Skip to navigation Skip to site search Skip to main content Skip to footer

2014

Cadets play detective at Tayside Space School

11 June 2014

The Tayside Space School cadets will go through their final training at Abertay University this Saturday (June 14), in preparation for the week-long summer school they will attend at the end of the month.

The aspiring astronauts have already learnt about the solar system, what would happen to their bodies if they went into space without a spacesuit, and the amazing exploratory endeavours that humans have achieved so far.

This weekend, the cadets will find out about food contamination and some of the other challenges that astronauts face in space.

They will take part in a number of exciting hands-on experiments, and get the chance to play detective when they try to find the source of contaminated food.

Food Technologist Dr Jon Wilkin, who will lead the session on food contamination in space, explains what it will be about:

"This will be an interactive session, where the cadets will get to play detective as they hunt for the source of contaminated food.

"We'll teach them about Hazard Analysis Critical Control Point (HACCP), which is a food safety tool that was designed by NASA and a company called Pillsbury in the 1960s to prevent astronauts from getting sick, but is now part of the food industry.

"Being sick is bad enough when you're on solid ground, but if you're sick in outer space it can be especially unpleasant as the lack of gravity means it can get absolutely everywhere. So HACCP played a vital role in preventing astronauts from becoming ill.

"Food for astronauts has changed quite a lot since the 1960s, but cross-contamination remains a big issue both in space and here on earth - in everything from restaurants to food manufacturing, school canteens to our own homes.

"So although HACCP was developed for use in space, it is now something that we use here on earth as well to ensure food is safe for everyone.

"We'll illustrate why food safety is so important by using something called Wash and Glow - a dust that, although invisible to the naked eye, glows when viewed under UV (ultraviolet) light.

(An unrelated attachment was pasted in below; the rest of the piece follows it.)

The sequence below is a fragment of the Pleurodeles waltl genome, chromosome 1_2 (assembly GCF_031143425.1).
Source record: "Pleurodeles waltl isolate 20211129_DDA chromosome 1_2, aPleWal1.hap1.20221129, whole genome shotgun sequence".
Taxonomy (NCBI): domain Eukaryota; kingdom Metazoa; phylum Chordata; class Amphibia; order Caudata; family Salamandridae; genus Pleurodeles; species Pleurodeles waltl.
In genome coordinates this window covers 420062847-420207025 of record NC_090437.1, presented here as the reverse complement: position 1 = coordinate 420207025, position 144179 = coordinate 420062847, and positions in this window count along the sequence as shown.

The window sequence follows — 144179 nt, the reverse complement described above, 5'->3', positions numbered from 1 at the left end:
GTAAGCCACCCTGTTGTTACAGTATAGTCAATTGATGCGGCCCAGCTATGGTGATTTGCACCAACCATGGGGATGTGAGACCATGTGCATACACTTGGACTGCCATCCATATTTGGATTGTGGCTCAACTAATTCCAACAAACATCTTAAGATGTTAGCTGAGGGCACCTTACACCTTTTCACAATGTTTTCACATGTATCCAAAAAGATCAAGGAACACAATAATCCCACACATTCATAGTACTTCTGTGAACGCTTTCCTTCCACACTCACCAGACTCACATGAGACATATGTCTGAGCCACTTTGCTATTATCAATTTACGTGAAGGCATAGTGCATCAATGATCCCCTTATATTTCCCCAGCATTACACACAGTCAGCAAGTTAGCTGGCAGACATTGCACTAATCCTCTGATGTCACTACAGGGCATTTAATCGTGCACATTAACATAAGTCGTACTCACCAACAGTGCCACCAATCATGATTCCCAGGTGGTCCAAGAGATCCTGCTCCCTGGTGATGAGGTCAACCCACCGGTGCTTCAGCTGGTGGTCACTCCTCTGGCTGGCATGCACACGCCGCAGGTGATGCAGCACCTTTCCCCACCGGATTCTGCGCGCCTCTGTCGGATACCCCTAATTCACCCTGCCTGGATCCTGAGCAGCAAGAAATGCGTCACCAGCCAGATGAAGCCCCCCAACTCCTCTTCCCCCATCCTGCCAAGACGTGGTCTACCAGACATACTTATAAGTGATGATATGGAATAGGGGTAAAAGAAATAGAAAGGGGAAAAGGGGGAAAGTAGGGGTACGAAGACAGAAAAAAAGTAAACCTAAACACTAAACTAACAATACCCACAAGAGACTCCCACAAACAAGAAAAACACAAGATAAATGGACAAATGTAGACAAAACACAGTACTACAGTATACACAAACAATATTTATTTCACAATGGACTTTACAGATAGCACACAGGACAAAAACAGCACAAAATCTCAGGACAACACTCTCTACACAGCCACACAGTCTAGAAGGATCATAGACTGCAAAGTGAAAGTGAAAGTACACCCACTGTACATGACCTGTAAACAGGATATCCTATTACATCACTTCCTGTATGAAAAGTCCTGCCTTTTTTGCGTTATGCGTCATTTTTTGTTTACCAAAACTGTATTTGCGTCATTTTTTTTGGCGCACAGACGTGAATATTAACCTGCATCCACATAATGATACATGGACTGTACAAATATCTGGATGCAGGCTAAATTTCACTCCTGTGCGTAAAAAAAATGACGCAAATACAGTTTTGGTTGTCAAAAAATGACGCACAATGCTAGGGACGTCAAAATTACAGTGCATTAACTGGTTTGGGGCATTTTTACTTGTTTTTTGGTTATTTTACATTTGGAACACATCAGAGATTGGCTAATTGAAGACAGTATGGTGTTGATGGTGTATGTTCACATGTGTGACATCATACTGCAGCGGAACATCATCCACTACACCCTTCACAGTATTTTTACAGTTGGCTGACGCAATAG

"We'll get the cadets to make a ham sandwich in our food lab, but we’ll have spiked it with some of the dust, which gets everywhere and is easily passed by hand contact.

"We'll then use a UV light to help the cadets investigate where the dust has come from, what they've touched in the process of making their sandwiches, and see how easy it can be for bugs and bacteria to be spread and for food to become contaminated.

"Then we'll get them to think of ways in which it might be possible to prevent this type of contamination from happening, and get them to repeat the process of making the sandwich, adding in any of their suggestions to the process.

"The hope is that this hands-on experience will get them interested in food science and get them thinking about the types of space-related careers that being a food scientist could lead to."

Dr Alan Bruce will lead a session on the magic of science in space, which will involve a number of experiments requiring audience participation.

He explains:

"All aspects of our everyday lives are governed by science and on Saturday, we'll examine a range of biology, chemistry and physics experiments to find out how some of the basic scientific principles - such as pressure, electrical currents and the gas/liquid interchange - work here on earth.

"We’ll then look at how things like the changing forms of different compounds - from solids to liquids to gasses - and the effects of pressure and electricity, relate to some of the challenges that astronauts face in outer space.

"This will involve the use of pressure chambers, capacitors used to shoot holes in tin foil, and freezing flowers and balloons using liquid nitrogen.

"There'll be lots of opportunities for the cadets to try things for themselves, and hopefully this will make them curious to find out more about science and all it has to offer, so they'll consider sticking with it at school, go on to study it in further or higher education and consider following a career in science or in space exploration."

ENDS

For media enquiries please contact Kirsty Cameron T: 01382 308935 M: 07922041198 E: k.cameron@abertay.ac.uk

Notes to Editors:

Tayside Space School runs every year, and is led by Abertay University in conjunction with Dundee City Council.

This is the final Space School session before the week-long summer school which begins on Monday, June 30.

During that week, an astronaut and Space Educator will visit from NASA to help support local primary school teachers to run workshops, which will include 'Mission to Mars' and 'Rocket Launching', where the children will get to carry out their own experiments and have the chance to ask any questions they may have about what it takes to get a job in the field of space exploration.

Back to News